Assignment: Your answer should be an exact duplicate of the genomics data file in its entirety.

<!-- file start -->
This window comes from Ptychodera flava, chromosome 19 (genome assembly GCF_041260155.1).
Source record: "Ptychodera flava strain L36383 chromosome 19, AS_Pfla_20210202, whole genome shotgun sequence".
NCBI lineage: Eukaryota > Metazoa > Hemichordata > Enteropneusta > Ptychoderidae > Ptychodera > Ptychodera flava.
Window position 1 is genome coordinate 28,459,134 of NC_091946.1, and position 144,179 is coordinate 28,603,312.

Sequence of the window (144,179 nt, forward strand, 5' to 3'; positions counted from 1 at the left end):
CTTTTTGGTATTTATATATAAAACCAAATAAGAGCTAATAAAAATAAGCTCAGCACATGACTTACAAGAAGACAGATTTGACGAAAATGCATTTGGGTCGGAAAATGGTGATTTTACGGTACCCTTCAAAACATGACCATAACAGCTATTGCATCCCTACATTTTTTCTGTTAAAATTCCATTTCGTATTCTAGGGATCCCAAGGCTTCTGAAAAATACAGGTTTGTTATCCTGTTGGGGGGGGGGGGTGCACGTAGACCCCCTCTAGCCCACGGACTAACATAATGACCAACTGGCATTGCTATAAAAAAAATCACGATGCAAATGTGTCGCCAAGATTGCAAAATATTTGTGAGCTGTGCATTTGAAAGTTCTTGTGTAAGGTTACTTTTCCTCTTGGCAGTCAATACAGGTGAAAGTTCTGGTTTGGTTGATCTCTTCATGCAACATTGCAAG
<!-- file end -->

This window comes from Ptychodera flava, chromosome 19 (genome assembly GCF_041260155.1).
Source record: "Ptychodera flava strain L36383 chromosome 19, AS_Pfla_20210202, whole genome shotgun sequence".
NCBI lineage: Eukaryota > Metazoa > Hemichordata > Enteropneusta > Ptychoderidae > Ptychodera > Ptychodera flava.
Window position 1 is genome coordinate 28,459,134 of NC_091946.1, and position 144,179 is coordinate 28,603,312.

Sequence of the window (144,179 nt, forward strand, 5' to 3'; positions counted from 1 at the left end):
CTTTTTGGTATTTATATATAAAACCAAATAAGAGCTAATAAAAATAAGCTCAGCACATGACTTACAAGAAGACAGATTTGACGAAAATGCATTTGGGTCGGAAAATGGTGATTTTACGGTACCCTTCAAAACATGACCATAACAGCTATTGCATCCCTACATTTTTTCTGTTAAAATTCCATTTCGTATTCTAGGGATCCCAAGGCTTCTGAAAAATACAGGTTTGTTATCCTGTTGGGGGGGGGGGGTGCACGTAGACCCCCTCTAGCCCACGGACTAACATAATGACCAACTGGCATTGCTATAAAAAAAATCACGATGCAAATGTGTCGCCAAGATTGCAAAATATTTGTGAGCTGTGCATTTGAAAGTTCTTGTGTAAGGTTACTTTTCCTCTTGGCAGTCAATACAGGTGAAAGTTCTGGTTTGGTTGATCTCTTCATGCAACATTGCAAG